Why is soil so important?

Soil is a vital part of the natural environment. It is just as important as plants, animals, rocks, landforms, lochs and rivers. It influences the distribution of plant species and provides a habitat for a wide range of organisms. It controls the flow of water and chemical substances between the atmosphere and the earth, and acts as both a source and store for gases (like oxygen and carbon dioxide) in the atmosphere. Soils not only reflect natural processes but also record human activities both at present and in the past. They are therefore part of our cultural heritage. The modification of soils for agriculture and the burial of archaeological remains are good examples of this.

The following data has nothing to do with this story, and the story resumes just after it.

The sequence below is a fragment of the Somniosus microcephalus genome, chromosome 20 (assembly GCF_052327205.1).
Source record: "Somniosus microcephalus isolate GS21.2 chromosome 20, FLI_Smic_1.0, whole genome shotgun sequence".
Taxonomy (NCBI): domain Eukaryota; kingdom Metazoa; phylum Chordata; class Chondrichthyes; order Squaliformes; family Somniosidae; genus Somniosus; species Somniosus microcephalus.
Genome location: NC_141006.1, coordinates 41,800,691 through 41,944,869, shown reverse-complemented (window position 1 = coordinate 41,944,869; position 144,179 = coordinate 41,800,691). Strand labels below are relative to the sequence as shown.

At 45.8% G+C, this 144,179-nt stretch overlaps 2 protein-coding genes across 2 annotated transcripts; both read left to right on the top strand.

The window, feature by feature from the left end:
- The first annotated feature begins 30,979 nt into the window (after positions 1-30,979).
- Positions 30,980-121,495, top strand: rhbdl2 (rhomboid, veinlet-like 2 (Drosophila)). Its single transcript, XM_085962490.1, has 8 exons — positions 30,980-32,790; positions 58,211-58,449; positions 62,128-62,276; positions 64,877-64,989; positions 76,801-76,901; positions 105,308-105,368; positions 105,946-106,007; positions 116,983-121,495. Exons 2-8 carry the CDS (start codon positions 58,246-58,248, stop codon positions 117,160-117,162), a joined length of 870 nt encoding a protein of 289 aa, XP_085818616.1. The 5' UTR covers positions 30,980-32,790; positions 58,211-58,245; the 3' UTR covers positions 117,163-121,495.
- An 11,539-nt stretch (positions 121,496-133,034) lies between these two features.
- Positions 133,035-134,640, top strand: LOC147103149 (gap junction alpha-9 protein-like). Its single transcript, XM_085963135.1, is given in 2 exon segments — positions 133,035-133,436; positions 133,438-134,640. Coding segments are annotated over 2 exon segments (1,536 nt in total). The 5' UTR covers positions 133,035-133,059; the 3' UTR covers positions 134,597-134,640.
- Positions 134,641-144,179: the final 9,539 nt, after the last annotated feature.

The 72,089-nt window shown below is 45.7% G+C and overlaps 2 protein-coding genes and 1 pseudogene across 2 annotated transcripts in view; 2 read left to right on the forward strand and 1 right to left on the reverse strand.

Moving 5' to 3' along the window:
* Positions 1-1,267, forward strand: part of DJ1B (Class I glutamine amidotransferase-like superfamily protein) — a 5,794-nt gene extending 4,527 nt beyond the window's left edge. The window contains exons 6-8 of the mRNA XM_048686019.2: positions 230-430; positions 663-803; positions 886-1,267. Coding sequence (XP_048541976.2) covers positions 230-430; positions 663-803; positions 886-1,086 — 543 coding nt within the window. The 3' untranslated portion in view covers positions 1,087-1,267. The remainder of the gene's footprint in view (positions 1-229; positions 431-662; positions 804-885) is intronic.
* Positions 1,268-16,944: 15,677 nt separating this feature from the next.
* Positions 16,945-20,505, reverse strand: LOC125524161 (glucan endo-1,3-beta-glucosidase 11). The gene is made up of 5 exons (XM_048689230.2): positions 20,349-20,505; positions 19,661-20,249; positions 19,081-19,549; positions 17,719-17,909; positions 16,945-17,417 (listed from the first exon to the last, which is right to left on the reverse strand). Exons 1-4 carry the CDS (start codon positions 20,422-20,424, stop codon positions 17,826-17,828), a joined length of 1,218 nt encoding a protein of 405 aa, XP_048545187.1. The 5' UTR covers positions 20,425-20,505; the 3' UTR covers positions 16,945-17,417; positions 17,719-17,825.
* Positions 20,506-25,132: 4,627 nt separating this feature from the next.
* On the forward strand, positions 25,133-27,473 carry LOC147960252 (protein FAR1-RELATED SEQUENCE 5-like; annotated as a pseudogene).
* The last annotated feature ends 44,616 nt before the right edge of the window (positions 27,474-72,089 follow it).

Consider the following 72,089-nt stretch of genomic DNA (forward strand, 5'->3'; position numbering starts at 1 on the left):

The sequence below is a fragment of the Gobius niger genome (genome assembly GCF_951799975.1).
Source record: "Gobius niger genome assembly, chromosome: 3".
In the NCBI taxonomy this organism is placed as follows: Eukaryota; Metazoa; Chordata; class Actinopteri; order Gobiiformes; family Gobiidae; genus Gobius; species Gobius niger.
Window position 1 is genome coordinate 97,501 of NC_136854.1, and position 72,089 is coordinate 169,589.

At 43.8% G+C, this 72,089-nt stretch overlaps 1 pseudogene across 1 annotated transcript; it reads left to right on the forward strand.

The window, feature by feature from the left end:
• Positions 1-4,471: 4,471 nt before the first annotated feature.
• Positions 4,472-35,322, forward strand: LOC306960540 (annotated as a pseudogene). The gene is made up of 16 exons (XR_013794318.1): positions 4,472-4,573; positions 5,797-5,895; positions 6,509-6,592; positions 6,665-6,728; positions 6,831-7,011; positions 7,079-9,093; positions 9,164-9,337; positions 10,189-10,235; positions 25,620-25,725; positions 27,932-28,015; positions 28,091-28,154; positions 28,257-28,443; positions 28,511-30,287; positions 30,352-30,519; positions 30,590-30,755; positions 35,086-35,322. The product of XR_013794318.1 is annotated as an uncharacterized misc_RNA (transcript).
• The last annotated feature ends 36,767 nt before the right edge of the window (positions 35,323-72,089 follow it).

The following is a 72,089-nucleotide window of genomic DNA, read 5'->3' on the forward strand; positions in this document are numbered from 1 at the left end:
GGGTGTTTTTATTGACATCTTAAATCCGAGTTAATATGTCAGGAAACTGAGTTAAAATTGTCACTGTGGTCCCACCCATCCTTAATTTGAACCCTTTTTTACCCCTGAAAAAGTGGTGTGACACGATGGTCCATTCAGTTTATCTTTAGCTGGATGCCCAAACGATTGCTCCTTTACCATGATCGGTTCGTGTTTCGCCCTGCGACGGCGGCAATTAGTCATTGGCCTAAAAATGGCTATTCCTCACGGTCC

Soil, together with the plant and animal life it supports, the rock on which it develops, its position in the landscape and the climate it experiences, form an amazingly intricate natural system – more powerful and complex than any machine that man has created. Soil may look still and lifeless, but this impression couldn’t be further from the truth. It is constantly changing and developing through time. Soil is always responding to changes in environmental factors, along with the influences of man and land use. Some changes in the soil will be of short duration and reversible, others will be a permanent feature of soil development.